Despite improvements in national high school graduation rates, more than one million high school students in the United States do not graduate with their class each year --including one in three Latinos-- says a new report by Grad Nation -- a coalition of cross-sector non-profits lead by America's Promise Alliance.
Although the national graduation rate increased from 72.6 to 75.5 percent from 2002 to 2009, according to the latest data from the report entitled, "Building a Grad Nation: Progress and Challenge in Ending the High School Dropout Epidemic," that still means 1 in 4 students do not graduate with a diploma.
Graduation rates of Latino student, moreover, lag even further behind at just 65.9 percent in 2009 --more than one in three.
The Latino graduation rates are particularly significant because Latino student represent an estimated 20 percent of high school and elementary students across the country, and as a fast growing demographic, are predicted to represent 30 percent of the nation by 2050 at 132 million students.
One of the leading indicators that a child may be at risk of not graduating from high school, according to the report, are literacy proficiency rates. Children who do not read well by the end of third grade are four times more likely to drop out of high school than proficient readers.
Latino students have seen an increase in reading proficiency from 13 to 18 percent from 2000 to 2011. Latinos still trail white students, however, by a staggering 26 percentage points.
Grad Nation has set a goal to raise the national high school graduation rate to 90 percent by 2020, with no school graduating fewer than 80 percent of its students on time.
In order to meet this goal, the organization says, Latinos will need to increase graduation rates by nearly 2.2 percentage points each year. To put that in perspective the national graduation rate has only increased 0.4 percentage points per year since 2002.
State by State
Researchers found that the number of schools that failed to graduate more than 60 percent of students on time, had dropped by more than 450 between 2002 and 2010, but that still leaves 1,550 such "dropout factories," as the report calls them, remain.
"Big gains are possible if you work hard at it.If you don't focus on it, you're going to go backward," said Robert Balfanz, a report author and director of the Everyone Graduates Center at the School of Education at Johns Hopkins University.
The report's authors cited strategies that led to improvements, such as getting all students to read at grade level, raising the compulsory school attendance age to 18 and developing "early warning" systems to help identify students that might be at risk of later dropping out.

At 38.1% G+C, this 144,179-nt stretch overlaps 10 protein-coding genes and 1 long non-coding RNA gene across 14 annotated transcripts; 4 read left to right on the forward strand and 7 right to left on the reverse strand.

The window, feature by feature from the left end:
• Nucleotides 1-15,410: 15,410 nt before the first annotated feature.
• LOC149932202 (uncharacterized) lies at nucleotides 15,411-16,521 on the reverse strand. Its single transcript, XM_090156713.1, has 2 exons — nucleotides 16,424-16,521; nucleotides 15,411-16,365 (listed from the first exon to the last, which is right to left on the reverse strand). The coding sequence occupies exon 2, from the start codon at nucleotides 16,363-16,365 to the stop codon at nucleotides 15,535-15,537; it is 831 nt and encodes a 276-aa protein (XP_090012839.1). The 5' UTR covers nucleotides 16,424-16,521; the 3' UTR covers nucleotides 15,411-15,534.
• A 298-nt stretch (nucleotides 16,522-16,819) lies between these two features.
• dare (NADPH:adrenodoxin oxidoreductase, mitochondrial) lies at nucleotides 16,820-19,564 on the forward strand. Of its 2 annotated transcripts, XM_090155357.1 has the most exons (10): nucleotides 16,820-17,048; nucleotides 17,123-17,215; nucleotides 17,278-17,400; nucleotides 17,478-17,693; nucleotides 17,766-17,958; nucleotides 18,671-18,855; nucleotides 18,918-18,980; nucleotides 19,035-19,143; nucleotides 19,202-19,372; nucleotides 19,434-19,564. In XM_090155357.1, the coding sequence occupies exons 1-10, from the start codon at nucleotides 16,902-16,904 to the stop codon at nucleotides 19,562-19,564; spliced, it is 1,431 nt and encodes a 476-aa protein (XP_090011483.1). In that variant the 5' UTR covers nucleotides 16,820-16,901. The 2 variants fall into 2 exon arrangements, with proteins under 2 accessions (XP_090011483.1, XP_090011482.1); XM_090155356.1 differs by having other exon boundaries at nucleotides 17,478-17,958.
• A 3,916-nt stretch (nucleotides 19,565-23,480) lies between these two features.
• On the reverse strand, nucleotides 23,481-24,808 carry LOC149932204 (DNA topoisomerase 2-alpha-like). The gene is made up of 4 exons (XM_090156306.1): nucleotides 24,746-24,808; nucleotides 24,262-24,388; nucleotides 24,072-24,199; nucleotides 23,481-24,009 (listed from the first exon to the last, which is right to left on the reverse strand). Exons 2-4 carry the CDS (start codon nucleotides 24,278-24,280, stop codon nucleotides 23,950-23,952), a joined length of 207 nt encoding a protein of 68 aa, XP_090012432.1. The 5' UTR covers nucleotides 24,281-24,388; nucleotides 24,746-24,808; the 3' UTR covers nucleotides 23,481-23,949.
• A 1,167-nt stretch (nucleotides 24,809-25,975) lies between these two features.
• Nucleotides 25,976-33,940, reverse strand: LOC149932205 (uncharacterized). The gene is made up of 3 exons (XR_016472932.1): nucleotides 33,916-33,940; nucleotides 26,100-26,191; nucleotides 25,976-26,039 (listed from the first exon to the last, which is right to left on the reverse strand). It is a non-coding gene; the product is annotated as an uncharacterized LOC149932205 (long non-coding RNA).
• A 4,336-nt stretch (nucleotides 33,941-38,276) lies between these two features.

"This year's report proves struggling schools are not destined to fail," said Education Secretary Arne Duncan. "The reality is that even one dropout factory is too many."
The overall increase in graduation rates was primarily due to improvement in 12 states, with New York and Tennessee showing double digit gains since 2002, according to the research.
At the other end of the spectrum, 10 states had declines: Arizona, Arkansas, California, Connecticut, New Jersey, Nebraska, New Mexico, Nevada, Rhode Island and Utah.
Nevada, which is 26.5 percent Latino, actually saw the largest decrease in graduation rates in the country at -15.6 percent since 2002.
The only state that has achieved the 90 percent graduation rate benchmark is Wisconsin, although Vermont is close.
Houston May Provide the Answer
The city of Houston has a Latino student population of 64 percent and may well have a program that can provide a template for school districts across the country.
Harris County (Houston) graduation rates increased by approximately 10 percentage points over the last decade in the Houston Independent School District. There are 203,000 students in HISD - Texas' largest school district, and seventh largest in the nation.
Fourteen Harris County Schools, most in HISD, have been placed in U.S. News' Top 100 Schools in 2011.
So, what's behind the school district's gains?
A program named "Apollo 20" is driving the success in Houston, according to the report. Under Apollo 20 the school day has been extended by an extra hour a day, four days a week, in secondary schools. In elementary schools there is school every other Saturday. The program has also put in place extensive tutoring for 6th and 9th graders, careful selection of principals and teachers, and cultural shifts into high expectations.
Houston launched the program a year and a half ago, with the help of the Harvard Edlab research on successful charter school practices. As a result, four high schools with graduation rates below 45 percent, five middle schools, and 11 elementary schools now work with university, corporate, and community partners to improve education outcomes.
“The good news is that some states have made improvements in their graduation rates, showing it can be done. But the data also indicate that if we are to meet our national goals by 2020, we will have to accelerate our rate of progress, particularly in the states that have shown little progress,” said Robert Balfanz, director of Everyone Graduates Center, Johns Hopkins University, and co-author of the Building a Grad Nation report.
Contains some reporting from the Associated Press.
Bryan Llenas currently serves as a New York-based correspondent for Fox News Channel (FNC) and a reporter for Fox News Latino (FNL). He joined FNL in September 2010 and assumed the added position of FNC correspondent in July 2013.